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The Computer Maverick Who Modeled the Evolution of Life (2014) (nautil.us)
48 points by wheresvic3 53 days ago | hide | past | web | favorite | 21 comments



I urge anyone who's interested in that kind of stuff to read "Allure of machinic life" by John Johnston [1]. A fascinating read that touches upon all strands of natural computing (soft / hard ALife, wetware, AI, evolutionary computation, swarm intelligence, behavior-based robotics, 1st and 2nd order cybernetics, theory of self-reproducing automata and whatnot) with a pondering touch of Deleuzian philosophy.

There's no mention of Barricelli though, but another equally interesting book [2] recognizes his pioneering work on artifical symbiogenesis (and that was back in 1953!), and speculates on its importance in the genealogy of computer worms and viruses.

[1]: https://mitpress.mit.edu/books/allure-machinic-life

[2]: https://www.peterlang.com/view/title/58766



Steven Levy's 1992 book "Artificial Life" is well worth a read.


If you find this interesting, I recommend also looking into genetic algorithms, artificial life (alife), cellular automata, Conway's game of Life, falling sand games, and Karl Sims virtual creatures.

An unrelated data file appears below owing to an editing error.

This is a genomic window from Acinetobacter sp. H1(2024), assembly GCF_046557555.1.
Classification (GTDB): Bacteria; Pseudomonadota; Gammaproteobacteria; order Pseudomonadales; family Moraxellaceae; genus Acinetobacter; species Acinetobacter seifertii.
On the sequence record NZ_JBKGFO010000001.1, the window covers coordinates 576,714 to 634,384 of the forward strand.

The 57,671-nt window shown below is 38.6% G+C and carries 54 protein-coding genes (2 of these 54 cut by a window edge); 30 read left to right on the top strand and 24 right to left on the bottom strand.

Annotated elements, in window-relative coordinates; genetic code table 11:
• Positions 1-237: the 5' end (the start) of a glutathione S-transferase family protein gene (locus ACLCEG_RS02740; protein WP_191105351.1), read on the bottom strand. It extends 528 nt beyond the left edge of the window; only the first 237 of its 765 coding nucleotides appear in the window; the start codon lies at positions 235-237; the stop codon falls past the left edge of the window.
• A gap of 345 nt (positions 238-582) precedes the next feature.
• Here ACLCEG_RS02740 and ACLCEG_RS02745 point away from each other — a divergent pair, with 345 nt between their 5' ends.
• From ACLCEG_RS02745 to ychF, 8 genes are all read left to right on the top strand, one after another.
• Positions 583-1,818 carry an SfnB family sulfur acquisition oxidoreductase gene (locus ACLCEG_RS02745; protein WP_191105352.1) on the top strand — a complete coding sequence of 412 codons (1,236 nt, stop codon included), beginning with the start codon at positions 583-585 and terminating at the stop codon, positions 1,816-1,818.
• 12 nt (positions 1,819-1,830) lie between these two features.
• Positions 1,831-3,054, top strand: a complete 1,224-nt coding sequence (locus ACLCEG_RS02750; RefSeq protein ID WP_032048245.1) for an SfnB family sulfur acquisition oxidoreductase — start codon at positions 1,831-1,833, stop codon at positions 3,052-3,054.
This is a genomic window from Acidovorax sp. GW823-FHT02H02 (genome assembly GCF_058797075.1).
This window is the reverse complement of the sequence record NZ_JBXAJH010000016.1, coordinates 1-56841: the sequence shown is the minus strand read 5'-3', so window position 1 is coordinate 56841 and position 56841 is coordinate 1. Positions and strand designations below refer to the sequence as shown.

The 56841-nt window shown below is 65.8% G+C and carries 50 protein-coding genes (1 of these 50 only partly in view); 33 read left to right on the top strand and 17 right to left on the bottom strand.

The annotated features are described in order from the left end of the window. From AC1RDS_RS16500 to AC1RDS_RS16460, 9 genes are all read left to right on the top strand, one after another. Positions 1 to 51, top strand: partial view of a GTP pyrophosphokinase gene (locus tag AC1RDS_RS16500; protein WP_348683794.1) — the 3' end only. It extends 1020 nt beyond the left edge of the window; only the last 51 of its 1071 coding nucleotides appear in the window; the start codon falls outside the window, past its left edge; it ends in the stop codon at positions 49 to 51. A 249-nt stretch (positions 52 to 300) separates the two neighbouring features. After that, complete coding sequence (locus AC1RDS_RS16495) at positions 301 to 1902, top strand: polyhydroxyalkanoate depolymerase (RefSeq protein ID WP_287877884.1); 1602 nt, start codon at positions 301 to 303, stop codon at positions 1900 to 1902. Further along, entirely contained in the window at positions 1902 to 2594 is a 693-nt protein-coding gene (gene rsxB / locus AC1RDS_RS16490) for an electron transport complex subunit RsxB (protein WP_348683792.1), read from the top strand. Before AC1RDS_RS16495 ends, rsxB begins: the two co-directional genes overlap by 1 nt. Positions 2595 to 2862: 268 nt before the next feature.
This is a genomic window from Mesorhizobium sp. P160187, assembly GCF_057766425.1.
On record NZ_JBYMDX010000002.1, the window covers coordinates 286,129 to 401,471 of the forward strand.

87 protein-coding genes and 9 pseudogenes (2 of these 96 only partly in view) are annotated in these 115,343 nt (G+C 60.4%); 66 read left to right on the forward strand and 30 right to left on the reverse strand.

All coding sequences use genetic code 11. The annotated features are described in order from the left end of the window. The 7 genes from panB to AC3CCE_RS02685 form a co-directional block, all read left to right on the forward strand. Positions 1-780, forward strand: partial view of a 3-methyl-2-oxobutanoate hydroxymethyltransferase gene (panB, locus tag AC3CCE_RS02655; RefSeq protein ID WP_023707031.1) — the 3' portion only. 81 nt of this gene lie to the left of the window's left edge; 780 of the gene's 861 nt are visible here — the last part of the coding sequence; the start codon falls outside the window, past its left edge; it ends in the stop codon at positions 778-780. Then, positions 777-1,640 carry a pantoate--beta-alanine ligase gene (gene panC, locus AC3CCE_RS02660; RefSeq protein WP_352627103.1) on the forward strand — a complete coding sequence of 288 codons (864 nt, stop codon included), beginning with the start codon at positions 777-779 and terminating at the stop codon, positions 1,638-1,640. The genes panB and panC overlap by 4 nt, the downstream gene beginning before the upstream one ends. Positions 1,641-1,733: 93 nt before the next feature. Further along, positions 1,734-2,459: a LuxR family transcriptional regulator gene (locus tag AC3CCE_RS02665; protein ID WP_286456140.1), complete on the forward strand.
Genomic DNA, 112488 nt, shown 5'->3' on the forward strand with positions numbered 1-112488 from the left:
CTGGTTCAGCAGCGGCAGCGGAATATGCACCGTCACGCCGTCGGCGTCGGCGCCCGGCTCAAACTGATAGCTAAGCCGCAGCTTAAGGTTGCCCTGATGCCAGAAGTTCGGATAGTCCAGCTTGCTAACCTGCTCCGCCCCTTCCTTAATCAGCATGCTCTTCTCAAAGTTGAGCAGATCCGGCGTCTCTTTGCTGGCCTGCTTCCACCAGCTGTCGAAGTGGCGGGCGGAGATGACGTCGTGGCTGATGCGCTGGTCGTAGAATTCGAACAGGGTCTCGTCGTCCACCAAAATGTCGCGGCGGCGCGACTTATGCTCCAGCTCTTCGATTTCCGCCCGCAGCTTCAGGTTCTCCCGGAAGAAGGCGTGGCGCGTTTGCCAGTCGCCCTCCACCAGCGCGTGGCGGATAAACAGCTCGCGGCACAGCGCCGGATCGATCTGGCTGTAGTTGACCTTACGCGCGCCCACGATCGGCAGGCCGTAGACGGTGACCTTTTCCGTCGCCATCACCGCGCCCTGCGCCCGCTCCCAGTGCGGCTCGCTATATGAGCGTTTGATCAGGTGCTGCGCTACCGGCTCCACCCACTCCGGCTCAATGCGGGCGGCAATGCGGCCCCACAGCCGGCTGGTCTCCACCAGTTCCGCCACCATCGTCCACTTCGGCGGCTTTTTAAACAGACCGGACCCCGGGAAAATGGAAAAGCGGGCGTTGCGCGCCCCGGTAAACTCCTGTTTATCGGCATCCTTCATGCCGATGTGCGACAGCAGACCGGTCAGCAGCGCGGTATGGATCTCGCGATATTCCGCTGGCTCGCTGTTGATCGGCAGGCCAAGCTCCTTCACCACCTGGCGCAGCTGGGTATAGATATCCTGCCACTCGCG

Advanced reading search terms:

- Cellular Potts Models

- Evolution of evolvability

- Replicators and the Error treshold


Nanopond more closely matches what you might envision an artificial petri dish looks like: https://www.youtube.com/watch?v=J5yE8Si8rMM


As a counter perspective check out "Introduction to Evolutionary Informatics"

https://www.amazon.com/Introduction-Evolutionary-Informatics...


Intelligent design is neither.


The book is very readable, and has quite a lot of artificial life simulation analysis and mathematical proof. While it is written by well known members of the ID crowd, the book does not advance any claims about intelligent design. The book analyzes why these simulations work, and clearly presents all its claims, so it is quite accessible for the reader to pick apart and check their validity.